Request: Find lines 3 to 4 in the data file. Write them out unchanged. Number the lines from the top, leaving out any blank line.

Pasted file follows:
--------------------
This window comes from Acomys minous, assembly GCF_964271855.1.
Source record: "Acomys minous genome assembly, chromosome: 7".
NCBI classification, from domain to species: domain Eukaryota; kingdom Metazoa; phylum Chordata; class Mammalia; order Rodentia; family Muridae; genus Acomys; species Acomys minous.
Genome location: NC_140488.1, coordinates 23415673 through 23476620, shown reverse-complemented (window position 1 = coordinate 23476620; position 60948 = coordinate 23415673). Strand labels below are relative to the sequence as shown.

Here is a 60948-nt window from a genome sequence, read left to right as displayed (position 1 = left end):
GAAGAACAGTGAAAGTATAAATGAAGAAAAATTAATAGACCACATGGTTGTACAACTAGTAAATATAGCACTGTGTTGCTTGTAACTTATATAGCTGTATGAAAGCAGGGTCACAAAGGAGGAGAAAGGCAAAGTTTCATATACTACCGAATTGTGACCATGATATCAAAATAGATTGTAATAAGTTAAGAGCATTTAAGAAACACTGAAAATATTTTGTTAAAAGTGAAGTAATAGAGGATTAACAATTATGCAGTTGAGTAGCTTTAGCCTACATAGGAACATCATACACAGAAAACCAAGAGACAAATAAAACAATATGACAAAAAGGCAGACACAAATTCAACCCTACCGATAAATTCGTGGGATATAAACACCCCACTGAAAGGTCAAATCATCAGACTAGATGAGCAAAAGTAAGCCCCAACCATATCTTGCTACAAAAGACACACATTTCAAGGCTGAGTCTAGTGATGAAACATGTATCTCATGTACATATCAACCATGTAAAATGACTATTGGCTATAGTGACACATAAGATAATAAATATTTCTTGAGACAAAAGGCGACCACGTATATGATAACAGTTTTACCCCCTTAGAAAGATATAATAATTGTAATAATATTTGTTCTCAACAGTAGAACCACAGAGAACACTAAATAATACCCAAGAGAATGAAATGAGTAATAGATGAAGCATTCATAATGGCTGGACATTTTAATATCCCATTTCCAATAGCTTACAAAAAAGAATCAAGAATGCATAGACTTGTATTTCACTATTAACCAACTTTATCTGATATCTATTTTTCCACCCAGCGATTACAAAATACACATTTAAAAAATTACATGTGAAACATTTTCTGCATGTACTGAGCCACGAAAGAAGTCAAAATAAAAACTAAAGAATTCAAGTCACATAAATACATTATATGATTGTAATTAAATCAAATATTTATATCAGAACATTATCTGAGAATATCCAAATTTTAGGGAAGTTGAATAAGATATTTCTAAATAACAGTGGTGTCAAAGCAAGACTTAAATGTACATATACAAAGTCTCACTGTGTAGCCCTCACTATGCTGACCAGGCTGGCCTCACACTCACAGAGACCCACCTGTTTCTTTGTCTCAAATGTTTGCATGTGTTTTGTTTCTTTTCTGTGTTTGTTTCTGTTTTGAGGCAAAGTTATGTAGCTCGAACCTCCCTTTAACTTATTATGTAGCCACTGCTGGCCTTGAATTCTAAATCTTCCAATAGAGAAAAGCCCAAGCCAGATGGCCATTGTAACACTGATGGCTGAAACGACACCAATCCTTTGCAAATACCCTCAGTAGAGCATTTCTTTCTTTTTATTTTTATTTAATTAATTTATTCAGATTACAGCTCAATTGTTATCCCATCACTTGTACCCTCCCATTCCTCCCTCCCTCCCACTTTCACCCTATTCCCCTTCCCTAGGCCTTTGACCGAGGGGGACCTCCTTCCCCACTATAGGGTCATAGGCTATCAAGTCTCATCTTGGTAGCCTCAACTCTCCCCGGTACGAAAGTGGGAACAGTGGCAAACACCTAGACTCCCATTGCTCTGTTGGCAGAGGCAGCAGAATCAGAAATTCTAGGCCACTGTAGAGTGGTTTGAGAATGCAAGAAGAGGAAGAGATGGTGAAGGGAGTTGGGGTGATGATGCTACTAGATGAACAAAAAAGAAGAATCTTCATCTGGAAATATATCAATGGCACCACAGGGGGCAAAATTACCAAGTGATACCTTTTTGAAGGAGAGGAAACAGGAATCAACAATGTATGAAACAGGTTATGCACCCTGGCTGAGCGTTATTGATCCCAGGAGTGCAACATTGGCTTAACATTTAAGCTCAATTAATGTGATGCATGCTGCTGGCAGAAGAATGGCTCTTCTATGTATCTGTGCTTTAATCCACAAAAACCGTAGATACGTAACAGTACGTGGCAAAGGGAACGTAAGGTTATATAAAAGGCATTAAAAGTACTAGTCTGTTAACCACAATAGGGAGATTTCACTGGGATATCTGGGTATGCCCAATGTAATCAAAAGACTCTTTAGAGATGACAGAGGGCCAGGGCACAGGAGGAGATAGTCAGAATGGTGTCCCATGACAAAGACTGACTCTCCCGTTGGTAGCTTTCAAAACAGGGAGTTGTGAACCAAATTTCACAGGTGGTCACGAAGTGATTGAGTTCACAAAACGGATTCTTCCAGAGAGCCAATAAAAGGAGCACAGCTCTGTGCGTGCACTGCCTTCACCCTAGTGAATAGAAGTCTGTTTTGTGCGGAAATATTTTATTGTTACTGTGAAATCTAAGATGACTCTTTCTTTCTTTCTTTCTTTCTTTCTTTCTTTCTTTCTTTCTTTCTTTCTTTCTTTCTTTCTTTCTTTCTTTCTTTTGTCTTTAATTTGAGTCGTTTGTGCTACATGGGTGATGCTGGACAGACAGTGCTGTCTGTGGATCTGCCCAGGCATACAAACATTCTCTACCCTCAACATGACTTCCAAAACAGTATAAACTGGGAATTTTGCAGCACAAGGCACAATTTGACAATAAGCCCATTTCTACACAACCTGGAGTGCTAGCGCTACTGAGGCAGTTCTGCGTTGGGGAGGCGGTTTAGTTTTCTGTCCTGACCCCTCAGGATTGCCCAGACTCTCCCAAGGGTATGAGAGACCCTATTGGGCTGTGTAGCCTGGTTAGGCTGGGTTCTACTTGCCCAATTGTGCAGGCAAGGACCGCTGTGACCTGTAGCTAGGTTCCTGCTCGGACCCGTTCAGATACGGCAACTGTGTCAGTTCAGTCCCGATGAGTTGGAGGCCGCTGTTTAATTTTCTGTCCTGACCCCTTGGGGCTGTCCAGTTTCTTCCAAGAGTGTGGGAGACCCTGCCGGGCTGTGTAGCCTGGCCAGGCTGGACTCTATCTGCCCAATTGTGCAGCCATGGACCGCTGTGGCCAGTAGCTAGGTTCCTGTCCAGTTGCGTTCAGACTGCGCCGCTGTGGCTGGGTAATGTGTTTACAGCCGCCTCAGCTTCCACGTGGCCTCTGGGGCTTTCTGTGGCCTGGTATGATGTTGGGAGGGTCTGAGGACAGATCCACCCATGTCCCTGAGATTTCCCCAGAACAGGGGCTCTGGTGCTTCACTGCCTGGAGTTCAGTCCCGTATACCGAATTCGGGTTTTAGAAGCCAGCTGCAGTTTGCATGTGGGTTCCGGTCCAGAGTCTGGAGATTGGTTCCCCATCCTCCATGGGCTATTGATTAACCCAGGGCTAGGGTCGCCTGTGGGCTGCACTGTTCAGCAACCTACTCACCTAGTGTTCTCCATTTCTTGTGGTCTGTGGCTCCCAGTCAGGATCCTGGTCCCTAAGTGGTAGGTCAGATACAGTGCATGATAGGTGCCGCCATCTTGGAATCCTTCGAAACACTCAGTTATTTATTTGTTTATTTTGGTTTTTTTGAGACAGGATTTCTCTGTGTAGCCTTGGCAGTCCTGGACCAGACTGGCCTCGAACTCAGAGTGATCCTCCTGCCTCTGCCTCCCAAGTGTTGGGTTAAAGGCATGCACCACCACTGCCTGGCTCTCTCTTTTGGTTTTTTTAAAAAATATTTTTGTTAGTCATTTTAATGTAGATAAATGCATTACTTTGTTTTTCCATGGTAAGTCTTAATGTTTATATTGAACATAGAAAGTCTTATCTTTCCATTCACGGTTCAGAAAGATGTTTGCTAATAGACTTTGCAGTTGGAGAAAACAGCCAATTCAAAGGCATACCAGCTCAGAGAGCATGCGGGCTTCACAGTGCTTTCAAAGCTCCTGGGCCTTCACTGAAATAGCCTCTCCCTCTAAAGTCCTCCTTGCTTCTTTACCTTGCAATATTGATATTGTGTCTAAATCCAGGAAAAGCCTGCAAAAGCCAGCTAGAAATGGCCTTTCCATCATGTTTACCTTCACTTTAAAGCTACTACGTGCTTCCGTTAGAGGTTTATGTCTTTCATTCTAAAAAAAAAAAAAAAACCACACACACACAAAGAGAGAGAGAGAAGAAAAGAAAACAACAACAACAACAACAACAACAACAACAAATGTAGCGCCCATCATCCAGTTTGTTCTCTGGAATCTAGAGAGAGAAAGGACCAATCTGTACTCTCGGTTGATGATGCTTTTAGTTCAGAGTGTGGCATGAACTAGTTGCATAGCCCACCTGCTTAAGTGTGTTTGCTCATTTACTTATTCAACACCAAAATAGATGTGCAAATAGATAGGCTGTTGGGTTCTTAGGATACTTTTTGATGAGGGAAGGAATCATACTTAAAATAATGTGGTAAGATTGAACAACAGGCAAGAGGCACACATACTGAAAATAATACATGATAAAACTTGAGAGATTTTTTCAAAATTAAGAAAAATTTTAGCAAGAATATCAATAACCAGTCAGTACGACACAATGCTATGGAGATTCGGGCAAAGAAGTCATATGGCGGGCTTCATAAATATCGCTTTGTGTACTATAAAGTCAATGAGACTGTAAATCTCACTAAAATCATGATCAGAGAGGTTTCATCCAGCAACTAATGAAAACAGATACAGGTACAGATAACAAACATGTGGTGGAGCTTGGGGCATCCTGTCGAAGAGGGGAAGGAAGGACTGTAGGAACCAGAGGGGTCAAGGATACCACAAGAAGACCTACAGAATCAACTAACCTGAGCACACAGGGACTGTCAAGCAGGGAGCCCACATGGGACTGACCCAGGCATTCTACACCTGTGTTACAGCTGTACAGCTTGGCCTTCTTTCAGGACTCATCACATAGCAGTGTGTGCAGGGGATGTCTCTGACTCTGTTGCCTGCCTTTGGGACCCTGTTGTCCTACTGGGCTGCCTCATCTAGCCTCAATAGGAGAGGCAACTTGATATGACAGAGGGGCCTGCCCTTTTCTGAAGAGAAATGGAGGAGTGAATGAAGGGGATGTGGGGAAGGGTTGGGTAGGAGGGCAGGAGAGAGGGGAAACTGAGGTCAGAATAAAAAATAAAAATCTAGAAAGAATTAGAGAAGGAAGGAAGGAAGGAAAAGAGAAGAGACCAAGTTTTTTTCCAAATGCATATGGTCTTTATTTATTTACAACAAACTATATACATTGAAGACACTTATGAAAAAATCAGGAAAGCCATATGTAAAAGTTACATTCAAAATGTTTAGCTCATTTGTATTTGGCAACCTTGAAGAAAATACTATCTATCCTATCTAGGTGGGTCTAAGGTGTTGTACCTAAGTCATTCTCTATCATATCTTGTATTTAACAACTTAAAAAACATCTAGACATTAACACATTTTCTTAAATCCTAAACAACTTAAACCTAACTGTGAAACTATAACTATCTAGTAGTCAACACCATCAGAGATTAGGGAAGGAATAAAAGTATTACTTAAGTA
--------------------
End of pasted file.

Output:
NCBI classification, from domain to species: domain Eukaryota; kingdom Metazoa; phylum Chordata; class Mammalia; order Rodentia; family Muridae; genus Acomys; species Acomys minous.
Genome location: NC_140488.1, coordinates 23415673 through 23476620, shown reverse-complemented (window position 1 = coordinate 23476620; position 60948 = coordinate 23415673). Strand labels below are relative to the sequence as shown.